GRM 2010 GRM 2011

Abstract Details

Family Name:
First Name:
Title of Paper:
The Scenario of the Separation of South of Yemen: The Effects on the GCC Countries Security
Paper Proposal Text :
The Scenario of the Separation of South of Yemen: The Effects on the GCC Countries Security
Dr. Ashraf Mohamed Kisk
The Head of the Strategic Studies Program
Bahrain Center for Energy, International and Strategic Studies

With the acceleration of the Yemeni Crisis under the Houthis control of wide-spread area of Yemen, and the control of the southern movement of over than 60% of the land area of the Yemeni state, with these areas being rich with oil and having the biggest port in the country “Aden Port”, beside other land and sea ports, which make it a strategic area not only on the regional level, but on the international level as well, it is possible that the south will declare its independence, as there are indicators in this context related to history and the weakness of the Yemeni state. There is also the “contagion effect”, taking into consideration what is happening in some Arab countries like “Syria, Iraq, and Libya”. This would present two questions: First: What is the effect of that separation on the security of the GCC countries? Second: What is the Gulf policies needed towards the expected scenarios for the Yemeni crisis on the near and long term?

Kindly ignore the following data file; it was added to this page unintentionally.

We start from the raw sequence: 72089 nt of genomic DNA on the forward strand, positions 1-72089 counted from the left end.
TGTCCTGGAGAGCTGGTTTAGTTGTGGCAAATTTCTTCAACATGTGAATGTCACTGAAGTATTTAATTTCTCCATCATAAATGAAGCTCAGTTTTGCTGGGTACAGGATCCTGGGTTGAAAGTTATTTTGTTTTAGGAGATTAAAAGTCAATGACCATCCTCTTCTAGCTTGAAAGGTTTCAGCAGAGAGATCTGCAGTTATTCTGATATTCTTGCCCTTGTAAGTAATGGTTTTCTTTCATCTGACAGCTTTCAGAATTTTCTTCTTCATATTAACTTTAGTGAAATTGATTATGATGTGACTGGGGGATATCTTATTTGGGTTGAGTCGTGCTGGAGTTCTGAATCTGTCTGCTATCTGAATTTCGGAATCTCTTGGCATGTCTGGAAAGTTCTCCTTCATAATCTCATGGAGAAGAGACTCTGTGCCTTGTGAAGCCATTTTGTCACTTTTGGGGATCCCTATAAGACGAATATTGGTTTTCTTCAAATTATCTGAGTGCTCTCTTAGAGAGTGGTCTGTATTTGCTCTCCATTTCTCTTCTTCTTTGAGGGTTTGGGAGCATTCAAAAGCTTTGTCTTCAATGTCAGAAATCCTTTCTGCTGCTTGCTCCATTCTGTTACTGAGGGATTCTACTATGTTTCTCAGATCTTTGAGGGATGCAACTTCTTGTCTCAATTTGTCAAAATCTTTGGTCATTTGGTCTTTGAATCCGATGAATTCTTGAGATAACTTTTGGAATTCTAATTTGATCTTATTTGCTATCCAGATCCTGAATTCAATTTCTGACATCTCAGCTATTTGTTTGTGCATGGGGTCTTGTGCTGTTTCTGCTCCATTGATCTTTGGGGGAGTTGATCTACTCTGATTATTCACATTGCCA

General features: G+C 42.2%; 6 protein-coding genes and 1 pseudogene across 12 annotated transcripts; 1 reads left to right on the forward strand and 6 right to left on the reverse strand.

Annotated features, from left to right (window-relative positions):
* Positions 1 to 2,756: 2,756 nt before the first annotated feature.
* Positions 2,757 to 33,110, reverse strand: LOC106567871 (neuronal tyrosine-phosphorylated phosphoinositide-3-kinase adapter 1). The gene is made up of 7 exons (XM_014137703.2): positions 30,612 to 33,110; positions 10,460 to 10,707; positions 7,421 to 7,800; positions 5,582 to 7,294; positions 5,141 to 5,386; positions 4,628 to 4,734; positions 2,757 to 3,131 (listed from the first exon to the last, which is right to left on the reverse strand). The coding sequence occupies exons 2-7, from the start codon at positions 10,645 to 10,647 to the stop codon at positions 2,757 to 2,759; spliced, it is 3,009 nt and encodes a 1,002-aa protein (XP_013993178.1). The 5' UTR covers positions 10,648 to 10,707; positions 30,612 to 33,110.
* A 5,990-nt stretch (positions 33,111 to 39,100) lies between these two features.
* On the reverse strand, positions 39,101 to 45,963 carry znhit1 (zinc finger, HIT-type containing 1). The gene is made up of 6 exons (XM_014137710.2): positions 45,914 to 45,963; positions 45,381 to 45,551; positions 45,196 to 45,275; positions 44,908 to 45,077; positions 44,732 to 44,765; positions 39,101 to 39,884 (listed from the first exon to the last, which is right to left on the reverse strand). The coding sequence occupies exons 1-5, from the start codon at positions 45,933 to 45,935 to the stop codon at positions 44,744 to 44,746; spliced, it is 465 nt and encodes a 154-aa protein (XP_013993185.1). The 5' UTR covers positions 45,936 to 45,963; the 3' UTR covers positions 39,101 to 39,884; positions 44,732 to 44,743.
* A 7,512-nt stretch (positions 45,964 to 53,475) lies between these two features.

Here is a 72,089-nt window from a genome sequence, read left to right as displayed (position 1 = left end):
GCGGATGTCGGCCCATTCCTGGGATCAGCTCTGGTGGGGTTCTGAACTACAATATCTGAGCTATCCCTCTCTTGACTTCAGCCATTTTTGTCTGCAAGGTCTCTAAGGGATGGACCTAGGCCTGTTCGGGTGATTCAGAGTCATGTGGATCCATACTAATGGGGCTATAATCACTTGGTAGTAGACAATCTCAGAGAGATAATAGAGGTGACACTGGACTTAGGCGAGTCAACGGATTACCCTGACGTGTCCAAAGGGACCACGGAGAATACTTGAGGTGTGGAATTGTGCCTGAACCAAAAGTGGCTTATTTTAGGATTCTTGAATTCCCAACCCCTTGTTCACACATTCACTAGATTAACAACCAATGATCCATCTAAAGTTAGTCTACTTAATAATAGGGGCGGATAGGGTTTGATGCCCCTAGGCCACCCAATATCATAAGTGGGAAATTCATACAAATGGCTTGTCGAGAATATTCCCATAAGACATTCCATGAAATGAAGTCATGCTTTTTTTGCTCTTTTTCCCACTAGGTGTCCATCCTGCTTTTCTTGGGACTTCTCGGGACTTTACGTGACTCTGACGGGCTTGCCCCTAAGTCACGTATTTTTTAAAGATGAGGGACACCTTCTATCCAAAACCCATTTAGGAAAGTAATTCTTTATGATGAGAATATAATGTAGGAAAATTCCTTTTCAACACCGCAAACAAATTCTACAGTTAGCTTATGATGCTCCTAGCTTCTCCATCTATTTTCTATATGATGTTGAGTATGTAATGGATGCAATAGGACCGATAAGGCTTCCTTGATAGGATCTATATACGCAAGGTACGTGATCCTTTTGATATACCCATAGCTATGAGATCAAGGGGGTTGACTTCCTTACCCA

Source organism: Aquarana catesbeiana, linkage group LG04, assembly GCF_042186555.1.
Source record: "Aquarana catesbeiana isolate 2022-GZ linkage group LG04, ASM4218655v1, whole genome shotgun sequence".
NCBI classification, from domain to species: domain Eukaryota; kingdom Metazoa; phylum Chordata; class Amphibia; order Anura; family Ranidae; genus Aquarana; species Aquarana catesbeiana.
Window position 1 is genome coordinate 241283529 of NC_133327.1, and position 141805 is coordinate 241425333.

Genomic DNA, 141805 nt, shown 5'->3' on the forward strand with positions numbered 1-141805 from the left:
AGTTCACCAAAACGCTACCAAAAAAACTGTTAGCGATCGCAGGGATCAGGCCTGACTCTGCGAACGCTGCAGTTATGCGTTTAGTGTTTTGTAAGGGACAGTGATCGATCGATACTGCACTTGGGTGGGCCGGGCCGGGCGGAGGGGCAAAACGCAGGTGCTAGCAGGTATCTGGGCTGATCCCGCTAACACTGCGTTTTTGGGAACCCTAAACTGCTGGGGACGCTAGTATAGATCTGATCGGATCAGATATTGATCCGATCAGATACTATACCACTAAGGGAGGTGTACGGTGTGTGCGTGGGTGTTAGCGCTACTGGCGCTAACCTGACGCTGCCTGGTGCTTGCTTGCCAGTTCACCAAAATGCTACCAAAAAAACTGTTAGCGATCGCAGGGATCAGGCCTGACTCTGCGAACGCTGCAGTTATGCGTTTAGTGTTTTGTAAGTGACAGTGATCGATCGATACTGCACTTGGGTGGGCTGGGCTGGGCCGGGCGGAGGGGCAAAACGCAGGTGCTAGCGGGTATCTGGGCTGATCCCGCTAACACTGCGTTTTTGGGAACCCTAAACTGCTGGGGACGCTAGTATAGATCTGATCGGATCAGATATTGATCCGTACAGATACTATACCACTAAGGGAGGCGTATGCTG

First: The Effect of the South of Yemen Separation on the Security of GCC Countries:
The separation of the South might be the least harming solutions among “the worst options” for the GCC countries. This might happen through disengagement and restoring the Arabian South state, or a referendum can be conducted for the people of the south themselves, but this requires some constitutional foundations. Although the GCC countries confirmed, after the 1994 war which was considered as a failed separation trial, that unity cannot be enforced, this option might have some consequences for GCC countries, as following:
1. The growing influence of Al-Qaeda in Yemen: